Canada - China Partnership to Address Persistent Organic Pollutants (POPS)


Vancouver, March 11, 2002 - Environment Minister David Anderson, and Canadian International Development Agency (CIDA) Minister Susan Whelan, announced today a contribution of $316,000 ($200,000 U.S) to Royal Roads University of Victoria, BC and the State Environmental Protection Administration (SEPA) of China to undertake research that will help China reduce the use and dispersion of persistent organic pollutants (POPs).

The contribution from Canada's POPs Fund, which was established by the Government of Canada and is administered by the World Bank, will allow Royal Roads University to conduct a feasibility study and an evaluation of alternatives to the use of chlordane as a pesticide in China.

"Persistent organic pollutants threaten the health and well-being of humans and wildlife in every region of the world. That is why Canada was the first to sign and ratify the Stockholm Convention of May 2001 to reduce and eliminate the release of POPs into the environment", said Minister Anderson.

Minister Anderson made the announcement at the Vancouver Chinese Cultural Centre Museum's "Man and Environment" exhibit. This unique exhibition of contemporary Chinese calligraphy showcases works that highlight the relationship between humanity and the environment and is sponsored by SEPA and Environment Canada. The event was held in conjunction with the Canada-China Joint Committee on Environmental Cooperation and the GLOBE 2002 Conference and Trade Fair.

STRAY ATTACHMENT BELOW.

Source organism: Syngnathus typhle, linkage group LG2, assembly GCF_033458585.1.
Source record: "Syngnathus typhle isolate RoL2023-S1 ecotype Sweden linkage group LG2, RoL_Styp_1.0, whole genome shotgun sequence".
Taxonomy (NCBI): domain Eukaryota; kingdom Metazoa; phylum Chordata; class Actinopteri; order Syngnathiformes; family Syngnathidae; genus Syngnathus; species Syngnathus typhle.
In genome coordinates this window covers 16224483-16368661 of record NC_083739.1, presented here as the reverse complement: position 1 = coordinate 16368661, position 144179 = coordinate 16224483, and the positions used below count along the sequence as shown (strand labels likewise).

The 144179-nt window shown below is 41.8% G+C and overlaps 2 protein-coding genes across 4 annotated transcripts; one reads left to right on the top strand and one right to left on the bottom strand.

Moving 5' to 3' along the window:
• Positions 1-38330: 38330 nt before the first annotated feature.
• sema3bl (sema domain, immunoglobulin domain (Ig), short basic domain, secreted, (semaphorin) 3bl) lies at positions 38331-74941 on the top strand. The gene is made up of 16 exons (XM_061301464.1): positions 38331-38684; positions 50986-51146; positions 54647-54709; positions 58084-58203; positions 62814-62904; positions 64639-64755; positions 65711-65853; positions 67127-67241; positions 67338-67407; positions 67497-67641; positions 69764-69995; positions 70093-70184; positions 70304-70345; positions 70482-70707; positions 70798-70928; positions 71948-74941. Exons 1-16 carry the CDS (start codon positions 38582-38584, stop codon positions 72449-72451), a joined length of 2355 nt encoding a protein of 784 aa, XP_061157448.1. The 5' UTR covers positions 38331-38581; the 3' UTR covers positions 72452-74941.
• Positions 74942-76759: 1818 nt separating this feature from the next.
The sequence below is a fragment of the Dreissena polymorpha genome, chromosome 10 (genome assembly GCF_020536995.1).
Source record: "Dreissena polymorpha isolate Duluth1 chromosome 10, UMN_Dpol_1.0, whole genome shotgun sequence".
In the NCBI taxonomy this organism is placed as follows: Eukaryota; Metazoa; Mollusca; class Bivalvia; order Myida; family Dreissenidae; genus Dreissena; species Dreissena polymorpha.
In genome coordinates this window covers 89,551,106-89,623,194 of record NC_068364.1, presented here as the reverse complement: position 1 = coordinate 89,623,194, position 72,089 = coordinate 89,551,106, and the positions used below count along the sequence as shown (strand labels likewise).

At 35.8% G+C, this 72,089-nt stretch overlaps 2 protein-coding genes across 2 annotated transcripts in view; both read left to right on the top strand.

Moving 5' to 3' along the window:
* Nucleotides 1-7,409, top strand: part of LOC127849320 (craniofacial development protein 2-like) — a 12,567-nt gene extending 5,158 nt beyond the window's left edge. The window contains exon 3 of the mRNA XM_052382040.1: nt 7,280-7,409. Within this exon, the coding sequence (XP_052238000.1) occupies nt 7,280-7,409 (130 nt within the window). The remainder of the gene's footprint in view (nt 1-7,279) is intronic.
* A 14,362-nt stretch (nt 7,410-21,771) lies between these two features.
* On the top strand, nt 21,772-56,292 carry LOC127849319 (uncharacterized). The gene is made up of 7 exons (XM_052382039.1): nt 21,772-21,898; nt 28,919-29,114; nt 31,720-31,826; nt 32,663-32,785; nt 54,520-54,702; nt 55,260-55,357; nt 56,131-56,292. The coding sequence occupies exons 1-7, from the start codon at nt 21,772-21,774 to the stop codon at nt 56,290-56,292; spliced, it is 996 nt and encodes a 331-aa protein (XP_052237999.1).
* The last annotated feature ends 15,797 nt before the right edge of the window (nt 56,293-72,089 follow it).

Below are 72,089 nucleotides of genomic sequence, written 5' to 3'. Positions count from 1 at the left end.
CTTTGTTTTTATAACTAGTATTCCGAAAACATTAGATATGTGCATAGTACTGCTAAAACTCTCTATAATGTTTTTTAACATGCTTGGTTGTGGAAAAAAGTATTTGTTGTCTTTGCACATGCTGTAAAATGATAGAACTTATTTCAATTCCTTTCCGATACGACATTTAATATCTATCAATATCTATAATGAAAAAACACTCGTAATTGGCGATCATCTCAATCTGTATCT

"Canada and China have developed good working relations on environmental issues through various Government-led environmental missions between the two countries over the past few years. The study to be conducted through Royal Roads University and this extraordinary calligraphy exhibit are testaments to the friendship between Canada and China and our common concerns about the environment," Minister Anderson said.

The Canadian Government provided $20 million to the Canada POPs Fund in March 2000 to assist developing countries and those with economies in transition to build their capacity to address POPs issues. Projects are aimed at reducing and eventually eliminating POPs emissions, production, and use, introducing more sustainable alternatives and safely disposing of POPs stockpiles and waste. The Canada POPs Fund is managed by the World Bank on behalf of the Canadian Government and will be disbursed over a five-year period.